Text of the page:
The development of oxidative coupling can be divided into four generations (Scheme 1.3). At the beginning, oxidative couplings focused on the bond formations between two organometallic reagents (C-M, M = Zn, Mg, In, Sn, Cu, etc.) under transition metal catalysis (Scheme 1.3, eq. 1), and many excellent results with high selectivity and yield have been reported in this field. In this type of transformation, the organometallic reagents have high reactivity, the challenge is selectivity control, homo-coupling of the organometallic reagents that is often involved occurs, and the organometallic reagents can also react with oxidants that result in poor yields. And these organometallic reagents were sensitive to air and water; some of them are also very toxic. Besides, after the reaction complication, two kinds of metal salts were wastes. Therefore, this kind of bond formation mode does not meet the requirement of modern sustainable chemistry; more greener method is urgent to development [16]. While science is always in progress, in the following several years, taking the place of one of the organometallic reagents with a X-H compound is a greener design and makes the oxidative cross-coupling cleaner (Scheme 1.2, eq. 2), which is the second generation of oxidative cross-coupling. Notably, CH or XH (X = N, O, S, etc.) nucleophiles extensively exist in nature, which represent the most abundant nucleophiles. Thus, the best choice of oxidative coupling was the R1 − H/R2 − H coupling (Scheme  1.3, eq. 3), the third generation of oxidative cross-coupling, which can construct C-C and C-heteroatom bond toward sustainable synthesis; it can greatly enlarge the scope of organic synthesis, and numerous outstanding works have been reported [12]. Undoubtedly, air or O2 is a green oxidant, in the transition metal-catalyzed oxidative R1 − H/R2 − H coupling reactions; if air or O2 can be used as the oxidant, it will be an ideal approach for bond formations. Compared to the traditional cross-couplings, in oxidative R1 − H/R2 − H couplings, the substrates don’t need to be pre-functionalized, and the generation of waste is largely diminished with only H2O as the by-product; thus, the synthetic procedure is greatly shortened, and atom economy is considerably enhanced, demonstrating great potential for pharmaceutical and industrial application. However, in these transformations, noble transition metals such as Pd, Ru, Rh, and others were used as the catalysts. In recent years, there has been an increase in number of oxidative cross-­ coupling reactions with first-row transition metal salts (Fe, Co, etc.) as catalysts or even no metal. Since first-row transition metals often can go through multiple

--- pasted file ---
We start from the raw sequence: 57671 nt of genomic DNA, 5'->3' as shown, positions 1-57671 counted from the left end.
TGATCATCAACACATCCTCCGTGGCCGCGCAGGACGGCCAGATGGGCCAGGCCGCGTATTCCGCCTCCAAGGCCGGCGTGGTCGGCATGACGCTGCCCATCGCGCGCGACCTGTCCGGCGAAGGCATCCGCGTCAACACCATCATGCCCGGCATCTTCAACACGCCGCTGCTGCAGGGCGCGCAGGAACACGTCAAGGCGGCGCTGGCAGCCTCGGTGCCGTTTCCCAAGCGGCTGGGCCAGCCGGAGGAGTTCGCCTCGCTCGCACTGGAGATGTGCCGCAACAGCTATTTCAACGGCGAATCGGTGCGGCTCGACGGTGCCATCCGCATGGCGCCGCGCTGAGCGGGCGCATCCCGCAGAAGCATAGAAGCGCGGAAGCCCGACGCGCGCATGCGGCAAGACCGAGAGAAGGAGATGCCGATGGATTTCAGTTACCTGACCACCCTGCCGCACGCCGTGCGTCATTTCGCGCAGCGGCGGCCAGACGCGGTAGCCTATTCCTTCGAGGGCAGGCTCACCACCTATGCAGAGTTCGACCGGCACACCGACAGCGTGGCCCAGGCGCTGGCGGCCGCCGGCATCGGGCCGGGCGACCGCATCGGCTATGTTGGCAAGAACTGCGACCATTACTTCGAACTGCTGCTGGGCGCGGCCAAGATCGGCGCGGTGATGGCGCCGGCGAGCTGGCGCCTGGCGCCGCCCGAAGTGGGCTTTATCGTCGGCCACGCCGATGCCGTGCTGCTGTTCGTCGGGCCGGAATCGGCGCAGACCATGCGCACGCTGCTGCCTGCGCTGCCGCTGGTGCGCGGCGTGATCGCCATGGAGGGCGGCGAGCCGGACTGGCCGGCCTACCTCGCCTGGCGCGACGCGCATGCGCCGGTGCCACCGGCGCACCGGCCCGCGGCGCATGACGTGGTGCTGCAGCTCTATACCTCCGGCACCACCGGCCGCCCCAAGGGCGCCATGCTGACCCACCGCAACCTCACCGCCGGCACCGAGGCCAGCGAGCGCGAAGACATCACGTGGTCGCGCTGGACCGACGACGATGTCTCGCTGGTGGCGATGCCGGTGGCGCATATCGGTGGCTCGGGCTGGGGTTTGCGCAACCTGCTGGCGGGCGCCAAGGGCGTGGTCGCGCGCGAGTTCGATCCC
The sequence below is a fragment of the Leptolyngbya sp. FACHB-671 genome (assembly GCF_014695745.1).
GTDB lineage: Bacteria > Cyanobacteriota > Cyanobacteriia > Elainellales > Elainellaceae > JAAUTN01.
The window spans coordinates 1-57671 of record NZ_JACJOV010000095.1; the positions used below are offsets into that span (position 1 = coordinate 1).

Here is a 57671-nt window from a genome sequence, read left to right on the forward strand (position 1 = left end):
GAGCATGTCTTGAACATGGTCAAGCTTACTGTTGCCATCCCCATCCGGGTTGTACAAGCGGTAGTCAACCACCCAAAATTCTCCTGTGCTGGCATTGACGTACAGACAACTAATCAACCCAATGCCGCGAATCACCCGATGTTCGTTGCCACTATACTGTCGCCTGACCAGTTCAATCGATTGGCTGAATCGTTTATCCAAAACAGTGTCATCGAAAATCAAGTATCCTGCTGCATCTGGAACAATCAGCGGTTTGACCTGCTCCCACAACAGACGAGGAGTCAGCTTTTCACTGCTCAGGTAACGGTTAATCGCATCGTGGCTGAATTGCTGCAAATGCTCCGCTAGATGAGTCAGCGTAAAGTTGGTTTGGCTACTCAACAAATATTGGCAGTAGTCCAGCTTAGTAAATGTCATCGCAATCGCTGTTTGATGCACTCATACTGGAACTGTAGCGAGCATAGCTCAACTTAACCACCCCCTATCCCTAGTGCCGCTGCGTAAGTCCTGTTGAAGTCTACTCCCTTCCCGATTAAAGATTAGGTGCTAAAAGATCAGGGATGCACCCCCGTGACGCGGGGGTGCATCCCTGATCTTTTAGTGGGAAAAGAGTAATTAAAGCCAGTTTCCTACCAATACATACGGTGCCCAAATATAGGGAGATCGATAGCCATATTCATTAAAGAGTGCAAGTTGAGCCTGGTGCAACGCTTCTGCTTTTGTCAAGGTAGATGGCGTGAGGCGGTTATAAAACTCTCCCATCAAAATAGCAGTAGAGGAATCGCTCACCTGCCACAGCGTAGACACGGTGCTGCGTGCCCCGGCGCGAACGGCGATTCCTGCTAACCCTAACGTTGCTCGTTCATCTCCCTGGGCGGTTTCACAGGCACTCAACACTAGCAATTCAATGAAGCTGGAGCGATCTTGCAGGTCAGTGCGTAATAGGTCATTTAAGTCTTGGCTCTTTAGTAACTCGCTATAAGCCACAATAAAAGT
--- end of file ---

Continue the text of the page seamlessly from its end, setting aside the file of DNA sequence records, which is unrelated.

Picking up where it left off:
5

1 Introduction

R1ZnCl 2.0 eq.

+ R2

SnBu3 1.2 eq.

Pd(dba)2 (2.5 mol%) THF, 60 °C Cl Ph Ph

R2

R1

O (Desyl Chloride) (1.0 eq.)

Scheme 1.4  The oxidative cross-coupling reaction between two different nucleophiles